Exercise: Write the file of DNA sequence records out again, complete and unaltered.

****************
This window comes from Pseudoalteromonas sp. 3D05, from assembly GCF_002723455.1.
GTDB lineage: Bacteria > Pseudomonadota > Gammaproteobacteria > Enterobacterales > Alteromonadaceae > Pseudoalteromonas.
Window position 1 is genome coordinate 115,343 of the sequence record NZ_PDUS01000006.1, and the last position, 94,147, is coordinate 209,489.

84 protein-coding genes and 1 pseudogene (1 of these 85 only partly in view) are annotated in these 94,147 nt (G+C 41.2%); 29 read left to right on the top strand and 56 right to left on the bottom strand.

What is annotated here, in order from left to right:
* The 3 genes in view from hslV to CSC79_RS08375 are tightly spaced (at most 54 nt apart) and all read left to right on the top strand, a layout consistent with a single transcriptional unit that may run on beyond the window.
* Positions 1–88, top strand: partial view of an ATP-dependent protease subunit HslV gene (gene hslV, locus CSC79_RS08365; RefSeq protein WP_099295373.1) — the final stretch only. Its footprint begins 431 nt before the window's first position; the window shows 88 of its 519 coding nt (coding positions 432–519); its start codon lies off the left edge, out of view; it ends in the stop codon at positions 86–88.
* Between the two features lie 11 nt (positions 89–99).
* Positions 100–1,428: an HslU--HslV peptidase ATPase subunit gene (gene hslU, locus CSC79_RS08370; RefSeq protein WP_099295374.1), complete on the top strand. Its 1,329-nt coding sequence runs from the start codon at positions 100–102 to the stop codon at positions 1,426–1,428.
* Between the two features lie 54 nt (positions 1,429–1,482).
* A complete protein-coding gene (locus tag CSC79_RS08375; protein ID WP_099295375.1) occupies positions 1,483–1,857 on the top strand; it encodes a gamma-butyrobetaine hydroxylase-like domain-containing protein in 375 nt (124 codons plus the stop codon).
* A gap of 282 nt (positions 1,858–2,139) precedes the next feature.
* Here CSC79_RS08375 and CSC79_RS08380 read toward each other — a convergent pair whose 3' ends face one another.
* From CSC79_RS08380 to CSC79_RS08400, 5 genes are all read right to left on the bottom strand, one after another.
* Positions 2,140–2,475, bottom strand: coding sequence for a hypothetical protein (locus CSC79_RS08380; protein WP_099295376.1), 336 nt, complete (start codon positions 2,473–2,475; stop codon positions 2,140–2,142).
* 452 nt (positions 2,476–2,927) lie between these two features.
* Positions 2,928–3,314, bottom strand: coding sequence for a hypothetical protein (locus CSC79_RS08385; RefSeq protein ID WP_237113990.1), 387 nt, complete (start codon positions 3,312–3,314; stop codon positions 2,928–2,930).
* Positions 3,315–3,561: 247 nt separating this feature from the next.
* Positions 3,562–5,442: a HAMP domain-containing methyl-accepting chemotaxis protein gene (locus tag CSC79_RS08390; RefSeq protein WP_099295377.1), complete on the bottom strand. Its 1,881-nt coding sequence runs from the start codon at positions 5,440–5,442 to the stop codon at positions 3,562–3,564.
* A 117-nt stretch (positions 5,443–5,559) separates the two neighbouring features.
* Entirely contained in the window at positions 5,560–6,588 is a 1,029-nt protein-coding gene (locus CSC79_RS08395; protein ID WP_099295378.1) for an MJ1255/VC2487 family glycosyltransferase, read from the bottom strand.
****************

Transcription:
This window comes from Pseudoalteromonas sp. 3D05, from assembly GCF_002723455.1.
GTDB lineage: Bacteria > Pseudomonadota > Gammaproteobacteria > Enterobacterales > Alteromonadaceae > Pseudoalteromonas.
Window position 1 is genome coordinate 115,343 of the sequence record NZ_PDUS01000006.1, and the last position, 94,147, is coordinate 209,489.

84 protein-coding genes and 1 pseudogene (1 of these 85 only partly in view) are annotated in these 94,147 nt (G+C 41.2%); 29 read left to right on the top strand and 56 right to left on the bottom strand.

What is annotated here, in order from left to right:
* The 3 genes in view from hslV to CSC79_RS08375 are tightly spaced (at most 54 nt apart) and all read left to right on the top strand, a layout consistent with a single transcriptional unit that may run on beyond the window.
* Positions 1–88, top strand: partial view of an ATP-dependent protease subunit HslV gene (gene hslV, locus CSC79_RS08365; RefSeq protein WP_099295373.1) — the final stretch only. Its footprint begins 431 nt before the window's first position; the window shows 88 of its 519 coding nt (coding positions 432–519); its start codon lies off the left edge, out of view; it ends in the stop codon at positions 86–88.
* Between the two features lie 11 nt (positions 89–99).
* Positions 100–1,428: an HslU--HslV peptidase ATPase subunit gene (gene hslU, locus CSC79_RS08370; RefSeq protein WP_099295374.1), complete on the top strand. Its 1,329-nt coding sequence runs from the start codon at positions 100–102 to the stop codon at positions 1,426–1,428.
* Between the two features lie 54 nt (positions 1,429–1,482).
* A complete protein-coding gene (locus tag CSC79_RS08375; protein ID WP_099295375.1) occupies positions 1,483–1,857 on the top strand; it encodes a gamma-butyrobetaine hydroxylase-like domain-containing protein in 375 nt (124 codons plus the stop codon).
* A gap of 282 nt (positions 1,858–2,139) precedes the next feature.
* Here CSC79_RS08375 and CSC79_RS08380 read toward each other — a convergent pair whose 3' ends face one another.
* From CSC79_RS08380 to CSC79_RS08400, 5 genes are all read right to left on the bottom strand, one after another.
* Positions 2,140–2,475, bottom strand: coding sequence for a hypothetical protein (locus CSC79_RS08380; protein WP_099295376.1), 336 nt, complete (start codon positions 2,473–2,475; stop codon positions 2,140–2,142).
* 452 nt (positions 2,476–2,927) lie between these two features.
* Positions 2,928–3,314, bottom strand: coding sequence for a hypothetical protein (locus CSC79_RS08385; RefSeq protein ID WP_237113990.1), 387 nt, complete (start codon positions 3,312–3,314; stop codon positions 2,928–2,930).
* Positions 3,315–3,561: 247 nt separating this feature from the next.
* Positions 3,562–5,442: a HAMP domain-containing methyl-accepting chemotaxis protein gene (locus tag CSC79_RS08390; RefSeq protein WP_099295377.1), complete on the bottom strand. Its 1,881-nt coding sequence runs from the start codon at positions 5,440–5,442 to the stop codon at positions 3,562–3,564.
* A 117-nt stretch (positions 5,443–5,559) separates the two neighbouring features.
* Entirely contained in the window at positions 5,560–6,588 is a 1,029-nt protein-coding gene (locus CSC79_RS08395; protein ID WP_099295378.1) for an MJ1255/VC2487 family glycosyltransferase, read from the bottom strand.